2011 Task Force Highlights

Second Annual Diabetes Task Force

March 4-6, 2011, Naples, Florida

In 2011, Women In Government held the Second Annual Diabetes Task Force which highlighted holistic approaches to diabetes programs and policies, co-morbidities with related diseases such as obesity, heart and kidney disease, and Alzheimer’s, and strategies to address disparities in underserved communities. The conference provided legislators with a unique opportunity to focus on these pressing issues with colleagues and experts from across the country.

The topics below were discussed at the 2011 Diabetes Task Force:

Creating Holistic Approaches for Diabetes Programs & Policies:

The first panel of the conference discussed Creating Holistic Approaches for Diabetes Programs & Policies. Assistant Professor of Family Medicine at the University of Florida College of Medicine, Kenyatta Lee, MD, discussed the clinics developed in Jacksonville, which have facilitated lower acute emergency costs by providing free or low-cost preventative care. His presentation is available here.

Following Dr. Lee's presentation, Commissioner of the Tennessee Department of Health, Susan Cooper, gave a presentation on Tenessee's programs to make positive, healthy changes. The role of state legislators and what they can do was elaborated in a presentation by Ivan Lanier, the Director of State Government Affairs at the American Diabetes Association.

Diabetes & the Connection to Alzheimer’s Disease:

The next topic, Diabetes & the Connection to Alzheimer’s Disease, was presented by Alzheimer's consultant, Michael Splaine. This session discussed the clinical findings and policy implications of the link between diabetes and Alzheimer’s disease. Judith Monroe, MD, gave a presentation on Diabetes & the Costs of Obesity. Deputy Director at the Centers for Disease Control and Prevention, Dr. Monroe discussed how healthcare costs associated with obesity could total 16 to 18 percent of total healthcare costs by 2030, the prevalence of diabetes and obesity, and the health programs designed to prevent or reduce the impact of obesity on this chronic disease.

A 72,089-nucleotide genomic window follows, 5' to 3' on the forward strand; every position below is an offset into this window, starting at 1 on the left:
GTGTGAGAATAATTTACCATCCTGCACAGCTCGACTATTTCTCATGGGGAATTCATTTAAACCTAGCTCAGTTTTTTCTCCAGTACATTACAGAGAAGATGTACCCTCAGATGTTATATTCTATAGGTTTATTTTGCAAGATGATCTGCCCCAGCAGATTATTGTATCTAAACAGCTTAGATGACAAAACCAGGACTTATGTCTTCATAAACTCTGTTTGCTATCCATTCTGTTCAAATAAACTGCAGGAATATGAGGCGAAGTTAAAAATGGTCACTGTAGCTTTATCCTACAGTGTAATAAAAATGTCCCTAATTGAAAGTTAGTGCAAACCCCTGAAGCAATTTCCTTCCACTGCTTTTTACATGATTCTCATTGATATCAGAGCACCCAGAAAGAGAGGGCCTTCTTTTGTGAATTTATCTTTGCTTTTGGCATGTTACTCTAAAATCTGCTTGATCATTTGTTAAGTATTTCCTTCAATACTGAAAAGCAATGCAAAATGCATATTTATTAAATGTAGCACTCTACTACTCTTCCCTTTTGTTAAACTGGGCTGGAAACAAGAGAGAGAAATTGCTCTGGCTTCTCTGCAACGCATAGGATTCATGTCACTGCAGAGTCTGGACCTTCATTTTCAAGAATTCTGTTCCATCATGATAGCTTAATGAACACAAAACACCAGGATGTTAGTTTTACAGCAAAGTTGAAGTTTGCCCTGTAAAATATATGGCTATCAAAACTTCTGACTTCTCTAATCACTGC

Addressing Disparities in Underserved Communities:

The next topic, Addressing Disparities in Underserved Communities, discussed the alarmingly high rates of diabetes and other related complications in ethnic and racial minorities. Enrique Caballero MD, MA, the Director of Latino Diabetes Initiative at the Joslin Diabetes Center gave a presentation on how the The Joslin Latino Diabetes Initiative integrates a culturally oriented clinical care and patient education program, community outreach activities, professional education programs, and a clinical research program.

Diabetes and the Impact on State Budgets: 

With rising prevalence rates and staggering spikes in costs associated with treating acute and critical complications of diabetes, state budgets are significantly impacted by the adverse effects of this chronic disease. Stacy Mazer, Senior Staff Associate of the National Association of State Budget Officers, provided an overview of the healthcare budget outlook and explore how states prepare for the costs associated with this and other chronic diseases.

Diabetes & Cardiovascular Disease:

Marianne Legato, MD, founder of the Partnership for Gender-Specific Medicine at Columbia University gave a presentation on Diabetes & Cardiovascular Disease. Dr. Legato discussed several women-specific aspects of heart health, and how those issues connects diabetes.

Lessons Learned from the Diabetes Ten City Challenge:

Benjamin Bluml, Vice President for Research at the American Pharmacists Association Foundation and gave a presentation on the Lessons Learned from the Diabetes Ten City Challenge. The Diabetes Ten City Challenge established a voluntary employee health benefit, provided incentives through waived co-pays for diabetes medications and supplies, and helped people manage their diabetes with help from a pharmacist "coach" in collaboration with physicians and diabetes educators.